Tuesday, July 4, 2017

Destroyer

My windsurfing talent is limited. Sure, I may get planing 360s every now and then, but learning these moves took me many times longer than others - even other guys my age. Until recently, I thought that the one thing I am good at was sailing for a really long time. But now, I discovered that I have another talent: destroying windsurf gear.

Waves don't count - everyone can destroy windsurf gear in waves. No, I'm talking about just sailing back and forth, and soft little crashes. What - you don't believe me? Check out this picture of my Skate 110:
I am not talking about the big hole that exposes the styrofoam on the inside, either - I am talking about the air gap between the foam and the sandwich layer above it. The area had been soft for a while, but Hatteras board repair guru Donnie did not want to repair it - he said I should just keep surfing it. So I did, until I saw bubbles coming out of the foot screw holes. Then I got curious and looked inside.

On the cutout pieces, it's easy to see that the top layer of the styrofoam bubbles has been compressed. This is the area around the front foot straps, so the likely cause is slapping into the famous voodoo chop at Kalmus too many times. I sailed this board more than 250 sessions and more than 10,000 km (6,000 miles for non-metric thinkers, or the equivalent of 250 marathons for runners). That's not that many sessions for one board, and there is no visible fault in the construction - I obviously have destroyer talents! Since Donnie called the board a hopeless case, I'll keep using it to practice board repair skills. I ordered PVC foam and a vacuum pump to do a proper sandwich repair. However, the soft area has gotten rather large, so I'll also do some pour foam injection in the surrounding areas, and  I may have to also practice putting foot strap inserts in. I think this will keep me busy for a while!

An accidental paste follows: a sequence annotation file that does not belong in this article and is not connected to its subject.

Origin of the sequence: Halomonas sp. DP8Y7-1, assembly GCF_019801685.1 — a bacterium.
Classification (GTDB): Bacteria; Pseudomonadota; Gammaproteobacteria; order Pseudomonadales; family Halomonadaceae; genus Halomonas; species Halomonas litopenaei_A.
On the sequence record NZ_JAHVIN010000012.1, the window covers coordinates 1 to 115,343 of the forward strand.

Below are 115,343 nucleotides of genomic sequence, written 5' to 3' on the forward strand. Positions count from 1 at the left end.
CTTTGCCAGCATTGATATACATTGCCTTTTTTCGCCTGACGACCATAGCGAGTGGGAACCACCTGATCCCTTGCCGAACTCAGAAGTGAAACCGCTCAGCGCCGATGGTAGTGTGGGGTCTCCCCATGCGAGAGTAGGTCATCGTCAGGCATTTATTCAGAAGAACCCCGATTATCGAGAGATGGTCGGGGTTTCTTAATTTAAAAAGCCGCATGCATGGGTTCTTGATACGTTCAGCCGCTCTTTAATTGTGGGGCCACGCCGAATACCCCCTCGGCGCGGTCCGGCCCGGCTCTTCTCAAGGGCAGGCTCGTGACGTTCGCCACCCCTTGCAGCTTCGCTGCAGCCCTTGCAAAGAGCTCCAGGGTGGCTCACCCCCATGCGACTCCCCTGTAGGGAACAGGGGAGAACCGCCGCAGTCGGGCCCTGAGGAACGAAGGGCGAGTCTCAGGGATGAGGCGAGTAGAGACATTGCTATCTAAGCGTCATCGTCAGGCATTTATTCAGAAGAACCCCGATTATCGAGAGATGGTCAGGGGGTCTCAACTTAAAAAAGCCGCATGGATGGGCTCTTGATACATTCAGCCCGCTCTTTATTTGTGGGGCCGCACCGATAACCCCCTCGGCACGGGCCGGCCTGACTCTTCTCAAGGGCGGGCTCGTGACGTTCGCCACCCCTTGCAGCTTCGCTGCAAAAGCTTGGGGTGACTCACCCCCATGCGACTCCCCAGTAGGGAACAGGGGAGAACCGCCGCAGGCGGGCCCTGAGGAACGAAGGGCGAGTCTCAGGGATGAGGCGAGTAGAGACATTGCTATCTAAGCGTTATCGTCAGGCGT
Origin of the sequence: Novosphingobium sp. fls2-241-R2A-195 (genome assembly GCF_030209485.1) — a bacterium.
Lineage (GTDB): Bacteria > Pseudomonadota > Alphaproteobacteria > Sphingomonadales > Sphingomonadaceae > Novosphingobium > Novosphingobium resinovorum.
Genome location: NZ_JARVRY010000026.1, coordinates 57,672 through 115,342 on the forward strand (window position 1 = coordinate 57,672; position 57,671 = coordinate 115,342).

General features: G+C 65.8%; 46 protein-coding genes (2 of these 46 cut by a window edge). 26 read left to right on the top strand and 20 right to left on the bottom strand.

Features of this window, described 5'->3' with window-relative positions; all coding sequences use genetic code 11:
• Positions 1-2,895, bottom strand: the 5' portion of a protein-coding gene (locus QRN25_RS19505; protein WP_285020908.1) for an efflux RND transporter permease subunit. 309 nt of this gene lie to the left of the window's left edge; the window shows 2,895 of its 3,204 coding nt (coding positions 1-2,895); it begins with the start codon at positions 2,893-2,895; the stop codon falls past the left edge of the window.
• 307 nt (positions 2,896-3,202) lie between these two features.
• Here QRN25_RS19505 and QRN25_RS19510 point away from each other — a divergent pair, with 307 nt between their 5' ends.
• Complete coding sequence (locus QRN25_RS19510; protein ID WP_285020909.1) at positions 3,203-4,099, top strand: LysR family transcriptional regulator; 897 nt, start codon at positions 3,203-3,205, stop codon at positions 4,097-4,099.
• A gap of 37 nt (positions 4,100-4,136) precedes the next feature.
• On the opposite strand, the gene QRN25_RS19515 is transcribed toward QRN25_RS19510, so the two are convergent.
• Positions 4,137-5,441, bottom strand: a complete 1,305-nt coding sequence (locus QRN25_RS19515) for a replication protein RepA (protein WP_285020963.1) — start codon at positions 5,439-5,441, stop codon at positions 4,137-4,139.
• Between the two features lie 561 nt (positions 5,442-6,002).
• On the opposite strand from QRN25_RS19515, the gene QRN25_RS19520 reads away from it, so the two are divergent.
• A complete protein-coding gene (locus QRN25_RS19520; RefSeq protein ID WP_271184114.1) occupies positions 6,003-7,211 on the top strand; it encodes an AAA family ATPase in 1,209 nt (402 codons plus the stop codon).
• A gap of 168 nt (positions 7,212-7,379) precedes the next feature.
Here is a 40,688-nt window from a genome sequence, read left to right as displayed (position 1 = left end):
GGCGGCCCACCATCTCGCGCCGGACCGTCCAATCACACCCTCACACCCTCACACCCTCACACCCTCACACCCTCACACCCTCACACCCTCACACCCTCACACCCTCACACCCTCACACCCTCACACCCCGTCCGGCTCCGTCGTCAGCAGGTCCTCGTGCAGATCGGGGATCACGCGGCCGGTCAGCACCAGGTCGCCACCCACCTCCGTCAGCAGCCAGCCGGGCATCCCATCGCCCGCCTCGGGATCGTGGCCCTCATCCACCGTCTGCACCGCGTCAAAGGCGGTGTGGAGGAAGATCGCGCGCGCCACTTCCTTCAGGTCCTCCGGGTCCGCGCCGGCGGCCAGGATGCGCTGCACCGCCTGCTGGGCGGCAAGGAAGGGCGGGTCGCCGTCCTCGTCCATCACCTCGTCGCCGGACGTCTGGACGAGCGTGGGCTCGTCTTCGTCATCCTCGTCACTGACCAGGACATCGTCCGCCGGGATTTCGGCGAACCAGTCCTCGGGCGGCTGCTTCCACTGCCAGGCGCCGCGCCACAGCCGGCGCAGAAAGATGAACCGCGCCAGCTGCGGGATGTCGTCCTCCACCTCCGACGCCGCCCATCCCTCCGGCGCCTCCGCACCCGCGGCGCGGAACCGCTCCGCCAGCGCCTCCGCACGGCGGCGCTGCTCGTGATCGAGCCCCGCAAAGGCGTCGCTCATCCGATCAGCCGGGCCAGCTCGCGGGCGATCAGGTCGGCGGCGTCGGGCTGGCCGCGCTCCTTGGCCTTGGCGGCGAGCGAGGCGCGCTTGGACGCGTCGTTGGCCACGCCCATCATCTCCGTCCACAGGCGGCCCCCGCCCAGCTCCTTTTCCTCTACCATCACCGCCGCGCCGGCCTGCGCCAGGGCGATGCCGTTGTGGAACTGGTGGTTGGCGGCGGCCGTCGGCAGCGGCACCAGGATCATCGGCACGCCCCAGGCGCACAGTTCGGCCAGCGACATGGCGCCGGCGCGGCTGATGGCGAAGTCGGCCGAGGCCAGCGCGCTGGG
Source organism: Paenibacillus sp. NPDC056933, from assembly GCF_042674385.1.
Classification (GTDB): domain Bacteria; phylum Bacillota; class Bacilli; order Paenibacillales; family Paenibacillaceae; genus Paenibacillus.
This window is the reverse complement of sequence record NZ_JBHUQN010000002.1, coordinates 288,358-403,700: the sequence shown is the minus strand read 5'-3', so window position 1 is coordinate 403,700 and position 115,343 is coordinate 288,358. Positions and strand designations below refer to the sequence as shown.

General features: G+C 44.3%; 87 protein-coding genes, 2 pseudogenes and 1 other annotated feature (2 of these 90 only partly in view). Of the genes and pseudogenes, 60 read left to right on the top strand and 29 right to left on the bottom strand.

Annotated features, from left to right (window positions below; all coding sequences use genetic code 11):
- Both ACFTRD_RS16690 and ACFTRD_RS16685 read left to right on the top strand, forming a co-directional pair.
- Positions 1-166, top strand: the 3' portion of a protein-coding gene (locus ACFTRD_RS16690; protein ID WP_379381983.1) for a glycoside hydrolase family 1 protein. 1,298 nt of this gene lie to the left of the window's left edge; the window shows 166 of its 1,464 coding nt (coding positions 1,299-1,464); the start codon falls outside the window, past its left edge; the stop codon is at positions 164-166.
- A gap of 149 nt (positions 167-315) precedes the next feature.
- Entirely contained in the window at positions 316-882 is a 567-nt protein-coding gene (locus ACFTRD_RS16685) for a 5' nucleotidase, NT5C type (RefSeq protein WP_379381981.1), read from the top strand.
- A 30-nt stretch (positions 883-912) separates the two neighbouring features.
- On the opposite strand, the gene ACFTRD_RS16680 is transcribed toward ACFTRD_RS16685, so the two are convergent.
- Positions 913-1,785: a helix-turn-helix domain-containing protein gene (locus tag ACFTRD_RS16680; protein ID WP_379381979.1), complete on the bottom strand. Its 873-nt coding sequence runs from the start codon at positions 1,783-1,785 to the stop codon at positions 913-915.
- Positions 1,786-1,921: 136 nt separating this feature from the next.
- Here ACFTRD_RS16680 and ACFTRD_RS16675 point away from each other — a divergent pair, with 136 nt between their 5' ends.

But the board is not what convinced me that I must have extraordinary destructive talents - no, it's the sails. Just a week or so ago, I very gently fell into my favorite sail, a second-hand North Idol 5.6. Here's the result:
There's a huge rip going through the largest panel and into the lower batten pocket. The two pieces of sail repair tape from previous repairs are a sign that this panel was getting close to dying. However, the repair tape was on just one side of the sail, and the rip includes a previous largish rip. It's quite possible that this might not have happened if I had just remembered to also tape the other side of the sail when I got home... always tape both sides, and be generous with the repair tape!

On the bright side, this little mishap forced me to finally build a sail drying rack in our backyard that my lovely wife had requested, so that her precious sewing machine will not get exposed to salt from unwashed sails. That was today's little project:
Some of you will still doubt my destructive talents - perhaps rightfully so, since the sail was pre-damaged. But only yesterday, I succeeded in damaging another sail, with even less force! I fell on top of my sail at the end of a 360 try - very gently and softly, absolutely no force involved! But when I just touched the sail with my finger,  the monofilm split - a brand new 5 inch long tear. For once, this was not a  Karate move, more a gentle stroke. The sail was less than 2 years old, used fewer than 40 times, and looked like new .. well, until yesterday. Now that's destructive talent!

2 comments:

  1. 250 sessions on a 110 liter board? Most in my neck of the woods would be lucky to get that in 5 to 10 years but we aren't very blessed with wind. (Consequently, most of us are neither talented nor skilled.) Sorry about your board - hope your repairs come out the way you want them.

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  2. Yeah, most of my boards are soft underfoot now. For the life of me I can't figure out where on the board the top photo is oriented?

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